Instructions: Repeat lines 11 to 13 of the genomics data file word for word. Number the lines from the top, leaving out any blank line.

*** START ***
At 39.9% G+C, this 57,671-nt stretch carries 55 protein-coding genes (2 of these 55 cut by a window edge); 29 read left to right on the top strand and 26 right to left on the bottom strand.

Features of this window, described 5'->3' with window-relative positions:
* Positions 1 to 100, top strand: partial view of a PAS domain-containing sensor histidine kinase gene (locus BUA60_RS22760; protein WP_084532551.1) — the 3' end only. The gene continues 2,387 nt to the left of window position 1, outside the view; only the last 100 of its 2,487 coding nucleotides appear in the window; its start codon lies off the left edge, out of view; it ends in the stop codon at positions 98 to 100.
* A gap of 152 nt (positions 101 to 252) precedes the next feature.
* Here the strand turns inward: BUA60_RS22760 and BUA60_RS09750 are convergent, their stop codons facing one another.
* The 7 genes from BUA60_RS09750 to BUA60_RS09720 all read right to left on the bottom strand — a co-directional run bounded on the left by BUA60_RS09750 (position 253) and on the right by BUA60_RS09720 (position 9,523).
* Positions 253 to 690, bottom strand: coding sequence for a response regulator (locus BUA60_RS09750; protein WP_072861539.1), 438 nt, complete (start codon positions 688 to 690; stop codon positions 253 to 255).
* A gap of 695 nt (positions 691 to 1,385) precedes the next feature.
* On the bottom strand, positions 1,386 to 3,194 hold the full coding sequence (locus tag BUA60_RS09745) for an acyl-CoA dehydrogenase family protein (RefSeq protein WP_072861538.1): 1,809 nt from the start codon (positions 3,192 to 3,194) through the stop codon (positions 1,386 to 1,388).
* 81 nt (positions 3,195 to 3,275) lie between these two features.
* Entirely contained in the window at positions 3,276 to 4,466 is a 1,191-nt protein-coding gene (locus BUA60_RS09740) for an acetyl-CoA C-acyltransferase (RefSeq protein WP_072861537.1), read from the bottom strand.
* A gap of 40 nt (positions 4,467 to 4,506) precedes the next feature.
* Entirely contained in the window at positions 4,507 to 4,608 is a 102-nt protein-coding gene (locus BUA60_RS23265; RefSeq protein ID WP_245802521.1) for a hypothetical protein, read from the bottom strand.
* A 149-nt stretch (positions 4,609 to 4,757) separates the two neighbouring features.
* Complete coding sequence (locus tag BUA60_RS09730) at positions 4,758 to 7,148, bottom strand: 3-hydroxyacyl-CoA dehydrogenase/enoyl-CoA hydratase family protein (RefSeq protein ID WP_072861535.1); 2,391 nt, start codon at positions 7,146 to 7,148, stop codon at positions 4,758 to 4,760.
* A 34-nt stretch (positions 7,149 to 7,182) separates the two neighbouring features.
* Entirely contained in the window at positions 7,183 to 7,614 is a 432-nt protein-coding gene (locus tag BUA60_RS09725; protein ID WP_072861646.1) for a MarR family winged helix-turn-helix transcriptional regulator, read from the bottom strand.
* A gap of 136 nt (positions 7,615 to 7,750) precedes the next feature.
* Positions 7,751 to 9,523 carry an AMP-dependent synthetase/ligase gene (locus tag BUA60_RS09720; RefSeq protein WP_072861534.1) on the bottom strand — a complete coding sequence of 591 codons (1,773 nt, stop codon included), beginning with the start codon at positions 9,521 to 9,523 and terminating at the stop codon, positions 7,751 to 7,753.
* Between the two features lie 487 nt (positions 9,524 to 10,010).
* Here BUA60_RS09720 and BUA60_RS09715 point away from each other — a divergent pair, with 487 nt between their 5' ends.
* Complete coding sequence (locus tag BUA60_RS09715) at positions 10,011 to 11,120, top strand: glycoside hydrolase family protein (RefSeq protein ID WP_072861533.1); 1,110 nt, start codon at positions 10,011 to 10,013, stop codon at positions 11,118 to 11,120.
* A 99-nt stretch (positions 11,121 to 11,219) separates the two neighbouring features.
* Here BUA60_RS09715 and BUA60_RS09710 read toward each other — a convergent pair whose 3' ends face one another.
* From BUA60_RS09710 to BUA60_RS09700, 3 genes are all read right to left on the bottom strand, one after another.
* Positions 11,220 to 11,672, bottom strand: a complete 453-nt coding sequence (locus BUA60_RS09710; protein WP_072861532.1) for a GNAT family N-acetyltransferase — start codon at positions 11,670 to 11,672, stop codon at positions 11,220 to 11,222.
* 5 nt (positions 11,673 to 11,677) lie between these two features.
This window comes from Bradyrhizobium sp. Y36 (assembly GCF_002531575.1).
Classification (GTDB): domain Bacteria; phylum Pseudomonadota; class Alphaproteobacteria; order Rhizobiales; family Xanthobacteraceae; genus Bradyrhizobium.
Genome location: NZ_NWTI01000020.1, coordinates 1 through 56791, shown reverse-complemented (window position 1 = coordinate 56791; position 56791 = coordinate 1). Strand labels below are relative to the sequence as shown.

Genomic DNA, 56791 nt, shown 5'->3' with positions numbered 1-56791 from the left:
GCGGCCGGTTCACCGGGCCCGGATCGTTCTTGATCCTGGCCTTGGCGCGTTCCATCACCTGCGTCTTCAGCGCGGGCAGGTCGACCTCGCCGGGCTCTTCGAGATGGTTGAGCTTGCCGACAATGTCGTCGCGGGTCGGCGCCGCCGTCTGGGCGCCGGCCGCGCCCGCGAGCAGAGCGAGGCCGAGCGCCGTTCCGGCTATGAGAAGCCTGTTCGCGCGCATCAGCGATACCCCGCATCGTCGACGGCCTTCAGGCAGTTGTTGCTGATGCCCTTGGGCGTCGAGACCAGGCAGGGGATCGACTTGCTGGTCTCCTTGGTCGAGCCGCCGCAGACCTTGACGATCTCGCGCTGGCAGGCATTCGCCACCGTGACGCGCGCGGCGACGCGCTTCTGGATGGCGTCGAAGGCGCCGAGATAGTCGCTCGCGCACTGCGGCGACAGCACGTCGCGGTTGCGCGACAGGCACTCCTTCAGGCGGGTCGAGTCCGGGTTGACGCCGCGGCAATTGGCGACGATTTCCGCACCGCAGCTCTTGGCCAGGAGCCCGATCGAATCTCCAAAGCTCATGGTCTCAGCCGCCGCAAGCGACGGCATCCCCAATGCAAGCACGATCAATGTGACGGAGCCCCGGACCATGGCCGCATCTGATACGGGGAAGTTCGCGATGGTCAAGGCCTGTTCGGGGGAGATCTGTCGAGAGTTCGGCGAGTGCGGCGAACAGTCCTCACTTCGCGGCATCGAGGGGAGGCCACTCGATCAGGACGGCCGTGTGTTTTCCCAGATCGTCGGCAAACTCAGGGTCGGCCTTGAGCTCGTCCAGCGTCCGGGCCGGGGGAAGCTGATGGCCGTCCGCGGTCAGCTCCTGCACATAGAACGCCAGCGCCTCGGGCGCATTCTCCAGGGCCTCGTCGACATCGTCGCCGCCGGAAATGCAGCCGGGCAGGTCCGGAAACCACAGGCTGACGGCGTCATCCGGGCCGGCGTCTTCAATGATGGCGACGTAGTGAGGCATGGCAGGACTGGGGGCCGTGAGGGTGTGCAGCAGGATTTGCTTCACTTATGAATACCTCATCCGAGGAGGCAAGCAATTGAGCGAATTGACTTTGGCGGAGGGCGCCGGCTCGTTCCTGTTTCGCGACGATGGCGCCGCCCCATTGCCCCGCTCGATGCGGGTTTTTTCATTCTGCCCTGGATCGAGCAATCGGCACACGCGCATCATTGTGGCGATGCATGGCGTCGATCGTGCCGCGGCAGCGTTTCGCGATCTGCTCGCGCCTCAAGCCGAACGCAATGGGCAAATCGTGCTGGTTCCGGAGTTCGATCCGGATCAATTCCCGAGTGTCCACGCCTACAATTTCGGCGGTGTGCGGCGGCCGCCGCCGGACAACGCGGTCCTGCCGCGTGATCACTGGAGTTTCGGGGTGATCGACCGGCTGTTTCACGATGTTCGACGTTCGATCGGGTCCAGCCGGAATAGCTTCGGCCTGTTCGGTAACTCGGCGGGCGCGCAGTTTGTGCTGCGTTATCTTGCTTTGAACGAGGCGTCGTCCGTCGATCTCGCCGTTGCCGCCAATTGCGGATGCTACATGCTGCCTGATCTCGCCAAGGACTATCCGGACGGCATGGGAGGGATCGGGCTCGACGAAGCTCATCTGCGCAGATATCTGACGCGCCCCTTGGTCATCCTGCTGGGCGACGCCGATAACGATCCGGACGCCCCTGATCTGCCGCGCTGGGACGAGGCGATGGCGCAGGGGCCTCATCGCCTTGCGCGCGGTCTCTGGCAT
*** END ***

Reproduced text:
* Entirely contained in the window at positions 3,276 to 4,466 is a 1,191-nt protein-coding gene (locus BUA60_RS09740) for an acetyl-CoA C-acyltransferase (RefSeq protein WP_072861537.1), read from the bottom strand.
* A gap of 40 nt (positions 4,467 to 4,506) precedes the next feature.
* Entirely contained in the window at positions 4,507 to 4,608 is a 102-nt protein-coding gene (locus BUA60_RS23265; RefSeq protein ID WP_245802521.1) for a hypothetical protein, read from the bottom strand.